For quantification of microglia surrounding plaques, microglia surrounding 30 cortical plaques of similar plaque area were manually counted and represented as a mean of 30 plaque associated microglia/animal. The total number of neurons was manually counted in a 1000 × 1000 µm area of SSC, in 2 independently stained sections and represented as a ratio of pSer8-Aβ positive neurons/total neurons.

For representation and quantification of plaque densities of 4G8 and pSer8-Aβ stained plaques in the human brain’s sections, 10 cortical 2 × 2 mm regions of interest (ROIs) were randomly selected per case and manually quantified. ROIs were selected to allow analysis of the same region for all four consecutive brain sections stained with different antibodies without interference by cuts, folds, or other irregularities (Additional file 2: Source data 1). The total number of plaques along with area measurements were considered for the analysis. The border around plaques was manually drawn by using “spline contour” tool in the ZEN 3.2 software, for the area stained with different antibodies. With 4G8 antibody-stained sections, an area cutoff of 10 µm2 was determined, while with pSer8-Aβ antibody-stained sections, an area cutoff of 30 µm2 was determined, below which were considered as either artifacts or intracellular deposits (quantified separately). Case#3, with highest fixation time, was omitted for the plaque count and size quantification as it was difficult to define boundaries of extracellular plaques stained with 1E4E11 (pSer8-Aβ) antibody. Aβ plaque load was calculated by summing the areas of all counted plaques divided by the total area of all ROIs. The intracellular deposits of nmAβ and phosphorylated Aβ were manually counted from 10 cortical consecutive 2 × 2 mm randomly selected ROIs per case.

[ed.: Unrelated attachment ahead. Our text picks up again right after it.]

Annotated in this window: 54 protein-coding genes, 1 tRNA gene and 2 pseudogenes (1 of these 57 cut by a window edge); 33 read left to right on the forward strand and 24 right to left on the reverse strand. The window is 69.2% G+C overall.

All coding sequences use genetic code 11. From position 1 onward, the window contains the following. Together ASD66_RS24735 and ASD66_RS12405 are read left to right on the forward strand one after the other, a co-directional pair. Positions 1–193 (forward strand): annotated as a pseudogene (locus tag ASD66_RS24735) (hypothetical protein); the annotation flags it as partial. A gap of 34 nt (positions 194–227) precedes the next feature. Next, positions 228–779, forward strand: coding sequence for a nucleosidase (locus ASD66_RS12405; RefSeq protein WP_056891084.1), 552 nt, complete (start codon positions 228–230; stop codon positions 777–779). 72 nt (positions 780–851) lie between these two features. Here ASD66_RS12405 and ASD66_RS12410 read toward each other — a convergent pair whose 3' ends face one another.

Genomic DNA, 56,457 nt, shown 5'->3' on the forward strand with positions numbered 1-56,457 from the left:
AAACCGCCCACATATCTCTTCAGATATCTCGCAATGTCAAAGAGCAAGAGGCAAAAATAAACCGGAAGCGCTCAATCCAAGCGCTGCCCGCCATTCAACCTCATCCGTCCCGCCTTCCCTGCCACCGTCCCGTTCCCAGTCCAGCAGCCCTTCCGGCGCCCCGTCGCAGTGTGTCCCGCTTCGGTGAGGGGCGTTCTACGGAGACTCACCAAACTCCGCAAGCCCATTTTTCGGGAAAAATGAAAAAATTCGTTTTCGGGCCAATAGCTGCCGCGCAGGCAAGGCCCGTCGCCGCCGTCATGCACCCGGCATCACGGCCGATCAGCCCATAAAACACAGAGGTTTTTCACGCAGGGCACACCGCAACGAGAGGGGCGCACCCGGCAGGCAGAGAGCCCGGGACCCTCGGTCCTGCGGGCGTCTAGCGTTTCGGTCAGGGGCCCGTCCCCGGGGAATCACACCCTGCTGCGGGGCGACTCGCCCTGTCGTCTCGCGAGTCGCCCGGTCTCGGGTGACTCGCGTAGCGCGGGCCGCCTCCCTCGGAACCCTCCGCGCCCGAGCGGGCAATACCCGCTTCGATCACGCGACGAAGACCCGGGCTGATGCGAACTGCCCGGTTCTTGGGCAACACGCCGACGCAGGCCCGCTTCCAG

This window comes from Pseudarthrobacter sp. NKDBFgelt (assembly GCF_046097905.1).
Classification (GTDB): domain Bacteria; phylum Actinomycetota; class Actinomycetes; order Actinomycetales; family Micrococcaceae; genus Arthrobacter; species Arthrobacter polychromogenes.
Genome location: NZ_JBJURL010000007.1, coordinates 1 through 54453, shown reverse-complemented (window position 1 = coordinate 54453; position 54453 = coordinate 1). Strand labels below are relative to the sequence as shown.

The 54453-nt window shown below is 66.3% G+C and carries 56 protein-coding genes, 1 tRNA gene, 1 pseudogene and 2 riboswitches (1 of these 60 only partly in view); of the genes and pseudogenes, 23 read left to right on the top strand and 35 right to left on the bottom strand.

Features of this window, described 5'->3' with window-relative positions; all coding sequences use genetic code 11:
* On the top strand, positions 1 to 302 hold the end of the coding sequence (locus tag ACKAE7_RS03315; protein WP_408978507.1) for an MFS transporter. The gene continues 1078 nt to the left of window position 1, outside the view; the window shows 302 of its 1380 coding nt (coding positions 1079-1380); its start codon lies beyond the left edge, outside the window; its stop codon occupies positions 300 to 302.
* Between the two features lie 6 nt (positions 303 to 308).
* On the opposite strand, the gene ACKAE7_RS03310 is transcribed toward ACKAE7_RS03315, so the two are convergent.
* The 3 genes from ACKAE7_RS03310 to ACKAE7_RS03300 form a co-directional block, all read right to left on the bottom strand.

Statistical analysis

Statistical analyses were performed using GraphPad prism software. The plaque area distribution showed positively skewed distribution [58] and varied from the normal distribution confirmed by D’Agostino & Pearson and the Shapiro–Wilk normality test. Hence, for this analysis, we considered non-parametric, Mann Whitney test (compares the distributions of ranks in two groups) and Kolmogorov–Smirnov test (compares the cumulative distributions) for the frequency distribution of all values. Besides this, since the data were not formally tested, we assumed it followed Gaussian distribution and that the variance between groups was comparable [51]; thus, unless otherwise stated, two-sided, unpaired t-test with Welch's correction was used to determine the statistical difference between groups in analyses requiring only single comparisons. The degree of significance between groups is represented as *p < 0.05, **p < 0.01, ***p < 0.001, ****p < 0.0001, and nsp > 0.05.